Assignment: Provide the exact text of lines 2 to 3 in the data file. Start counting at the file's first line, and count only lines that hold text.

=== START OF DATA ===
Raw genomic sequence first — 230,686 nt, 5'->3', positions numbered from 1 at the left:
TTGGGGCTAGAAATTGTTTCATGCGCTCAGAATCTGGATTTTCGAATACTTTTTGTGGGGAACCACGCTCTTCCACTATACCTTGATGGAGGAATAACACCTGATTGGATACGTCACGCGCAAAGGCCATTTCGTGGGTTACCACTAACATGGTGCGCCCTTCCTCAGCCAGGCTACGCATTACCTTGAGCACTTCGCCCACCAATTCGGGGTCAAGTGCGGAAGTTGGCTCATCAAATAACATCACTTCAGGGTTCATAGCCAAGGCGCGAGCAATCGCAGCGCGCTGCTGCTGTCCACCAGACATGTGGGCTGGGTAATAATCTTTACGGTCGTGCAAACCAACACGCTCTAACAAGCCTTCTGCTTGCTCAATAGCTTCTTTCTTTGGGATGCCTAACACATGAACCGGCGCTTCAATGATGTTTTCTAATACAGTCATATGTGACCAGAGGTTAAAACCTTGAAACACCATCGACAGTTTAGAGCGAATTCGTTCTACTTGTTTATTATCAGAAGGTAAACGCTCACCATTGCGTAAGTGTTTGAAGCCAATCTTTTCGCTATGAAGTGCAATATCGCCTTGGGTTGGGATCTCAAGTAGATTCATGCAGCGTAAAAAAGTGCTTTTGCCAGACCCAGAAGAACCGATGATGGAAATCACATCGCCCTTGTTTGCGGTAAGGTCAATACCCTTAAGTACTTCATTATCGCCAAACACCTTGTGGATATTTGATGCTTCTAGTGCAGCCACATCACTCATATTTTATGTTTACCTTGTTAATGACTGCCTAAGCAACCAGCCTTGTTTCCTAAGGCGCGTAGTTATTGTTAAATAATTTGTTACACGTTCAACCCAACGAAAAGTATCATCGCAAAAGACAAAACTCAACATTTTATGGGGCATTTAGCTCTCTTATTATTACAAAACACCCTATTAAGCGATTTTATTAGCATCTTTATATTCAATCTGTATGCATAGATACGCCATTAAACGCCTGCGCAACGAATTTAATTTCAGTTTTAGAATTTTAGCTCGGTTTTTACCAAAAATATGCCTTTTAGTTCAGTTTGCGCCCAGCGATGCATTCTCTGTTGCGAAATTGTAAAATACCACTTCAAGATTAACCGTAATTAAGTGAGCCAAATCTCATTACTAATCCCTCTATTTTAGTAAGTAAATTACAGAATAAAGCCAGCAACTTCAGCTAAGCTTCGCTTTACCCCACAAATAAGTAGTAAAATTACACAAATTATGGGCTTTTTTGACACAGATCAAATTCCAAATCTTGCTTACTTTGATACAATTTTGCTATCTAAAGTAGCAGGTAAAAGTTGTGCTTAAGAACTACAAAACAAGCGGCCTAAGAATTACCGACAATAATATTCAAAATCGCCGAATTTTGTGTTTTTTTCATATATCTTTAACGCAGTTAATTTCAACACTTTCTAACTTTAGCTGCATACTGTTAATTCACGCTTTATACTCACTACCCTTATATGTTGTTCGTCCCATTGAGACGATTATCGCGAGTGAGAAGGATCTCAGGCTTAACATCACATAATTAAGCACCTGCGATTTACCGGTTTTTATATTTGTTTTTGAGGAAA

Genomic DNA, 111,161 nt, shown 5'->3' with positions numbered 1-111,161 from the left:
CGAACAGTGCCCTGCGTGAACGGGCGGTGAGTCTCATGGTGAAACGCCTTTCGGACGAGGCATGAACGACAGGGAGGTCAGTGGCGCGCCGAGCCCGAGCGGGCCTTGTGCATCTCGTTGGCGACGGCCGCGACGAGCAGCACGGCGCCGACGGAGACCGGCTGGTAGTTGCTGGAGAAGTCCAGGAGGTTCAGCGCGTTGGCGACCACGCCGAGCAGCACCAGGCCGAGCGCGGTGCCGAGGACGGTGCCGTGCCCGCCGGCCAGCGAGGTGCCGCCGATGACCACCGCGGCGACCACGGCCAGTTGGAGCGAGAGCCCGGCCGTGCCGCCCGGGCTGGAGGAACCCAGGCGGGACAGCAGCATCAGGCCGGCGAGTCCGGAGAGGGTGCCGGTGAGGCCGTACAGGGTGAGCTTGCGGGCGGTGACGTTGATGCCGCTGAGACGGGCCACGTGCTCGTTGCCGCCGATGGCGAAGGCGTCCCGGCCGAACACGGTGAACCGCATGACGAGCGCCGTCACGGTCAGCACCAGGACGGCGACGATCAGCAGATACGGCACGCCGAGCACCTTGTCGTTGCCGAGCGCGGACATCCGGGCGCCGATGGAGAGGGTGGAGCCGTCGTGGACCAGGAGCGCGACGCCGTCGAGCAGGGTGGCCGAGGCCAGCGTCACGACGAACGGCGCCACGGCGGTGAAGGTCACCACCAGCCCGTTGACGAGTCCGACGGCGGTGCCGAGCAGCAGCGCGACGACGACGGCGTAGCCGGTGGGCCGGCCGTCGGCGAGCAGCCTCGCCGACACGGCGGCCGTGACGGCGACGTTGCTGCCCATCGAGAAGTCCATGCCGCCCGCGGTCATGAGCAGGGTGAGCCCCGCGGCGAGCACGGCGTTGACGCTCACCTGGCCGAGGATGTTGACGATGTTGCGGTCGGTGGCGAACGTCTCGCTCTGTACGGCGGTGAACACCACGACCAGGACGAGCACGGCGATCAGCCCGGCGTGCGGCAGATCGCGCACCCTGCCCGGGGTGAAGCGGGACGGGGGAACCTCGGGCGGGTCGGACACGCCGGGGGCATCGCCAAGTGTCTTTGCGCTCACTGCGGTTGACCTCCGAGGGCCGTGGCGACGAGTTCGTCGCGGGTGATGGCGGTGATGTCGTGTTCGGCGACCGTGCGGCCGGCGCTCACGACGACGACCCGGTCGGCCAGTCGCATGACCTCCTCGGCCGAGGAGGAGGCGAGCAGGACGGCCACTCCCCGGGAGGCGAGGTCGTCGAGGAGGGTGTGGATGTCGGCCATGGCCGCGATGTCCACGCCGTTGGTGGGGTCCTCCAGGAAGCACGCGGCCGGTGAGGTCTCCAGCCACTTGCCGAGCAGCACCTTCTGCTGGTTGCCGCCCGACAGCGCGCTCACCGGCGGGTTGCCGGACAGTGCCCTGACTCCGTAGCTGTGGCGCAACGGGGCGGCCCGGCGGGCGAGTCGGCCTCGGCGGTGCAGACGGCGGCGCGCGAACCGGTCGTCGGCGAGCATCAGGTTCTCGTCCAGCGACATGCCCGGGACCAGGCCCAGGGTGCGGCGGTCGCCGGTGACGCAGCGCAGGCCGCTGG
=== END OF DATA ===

TTGGGGCTAGAAATTGTTTCATGCGCTCAGAATCTGGATTTTCGAATACTTTTTGTGGGGAACCACGCTCTTCCACTATACCTTGATGGAGGAATAACACCTGATTGGATACGTCACGCGCAAAGGCCATTTCGTGGGTTACCACTAACATGGTGCGCCCTTCCTCAGCCAGGCTACGCATTACCTTGAGCACTTCGCCCACCAATTCGGGGTCAAGTGCGGAAGTTGGCTCATCAAATAACATCACTTCAGGGTTCATAGCCAAGGCGCGAGCAATCGCAGCGCGCTGCTGCTGTCCACCAGACATGTGGGCTGGGTAATAATCTTTACGGTCGTGCAAACCAACACGCTCTAACAAGCCTTCTGCTTGCTCAATAGCTTCTTTCTTTGGGATGCCTAACACATGAACCGGCGCTTCAATGATGTTTTCTAATACAGTCATATGTGACCAGAGGTTAAAACCTTGAAACACCATCGACAGTTTAGAGCGAATTCGTTCTACTTGTTTATTATCAGAAGGTAAACGCTCACCATTGCGTAAGTGTTTGAAGCCAATCTTTTCGCTATGAAGTGCAATATCGCCTTGGGTTGGGATCTCAAGTAGATTCATGCAGCGTAAAAAAGTGCTTTTGCCAGACCCAGAAGAACCGATGATGGAAATCACATCGCCCTTGTTTGCGGTAAGGTCAATACCCTTAAGTACTTCATTATCGCCAAACACCTTGTGGATATTTGATGCTTCTAGTGCAGCCACATCACTCATATTTTATGTTTACCTTGTTAATGACTGCCTAAGCAACCAGCCTTGTTTCCTAAGGCGCGTAGTTATTGTTAAATAATTTGTTACACGTTCAACCCAACGAAAAGTATCATCGCAAAAGACAAAACTCAACATTTTATGGGGCATTTAGCTCTCTTATTATTACAAAACACCCTATTAAGCGATTTTATTAGCATCTTTATATTCAATCTGTATGCATAGATACGCCATTAAACGCCTGCGCAACGAATTTAATTTCAGTTTTAGAATTTTAGCTCGGTTTTTACCAAAAATATGCCTTTTAGTTCAGTTTGCGCCCAGCGATGCATTCTCTGTTGCGAAATTGTAAAATACCACTTCAAGATTAACCGTAATTAAGTGAGCCAAATCTCATTACTAATCCCTCTATTTTAGTAAGTAAATTACAGAATAAAGCCAGCAACTTCAGCTAAGCTTCGCTTTACCCCACAAATAAGTAGTAAAATTACACAAATTATGGGCTTTTTTGACACAGATCAAATTCCAAATCTTGCTTACTTTGATACAATTTTGCTATCTAAAGTAGCAGGTAAAAGTTGTGCTTAAGAACTACAAAACAAGCGGCCTAAGAATTACCGACAATAATATTCAAAATCGCCGAATTTTGTGTTTTTTTCATATATCTTTAACGCAGTTAATTTCAACACTTTCTAACTTTAGCTGCATACTGTTAATTCACGCTTTATACTCACTACCCTTATATGTTGTTCGTCCCATTGAGACGATTATCGCGAGTGAGAAGGATCTCAGGCTTAACATCACATAATTAAGCACCTGCGATTTACCGGTTTTTATATTTGTTTTTGAGGAAA

Genomic DNA, 111,161 nt, shown 5'->3' with positions numbered 1-111,161 from the left: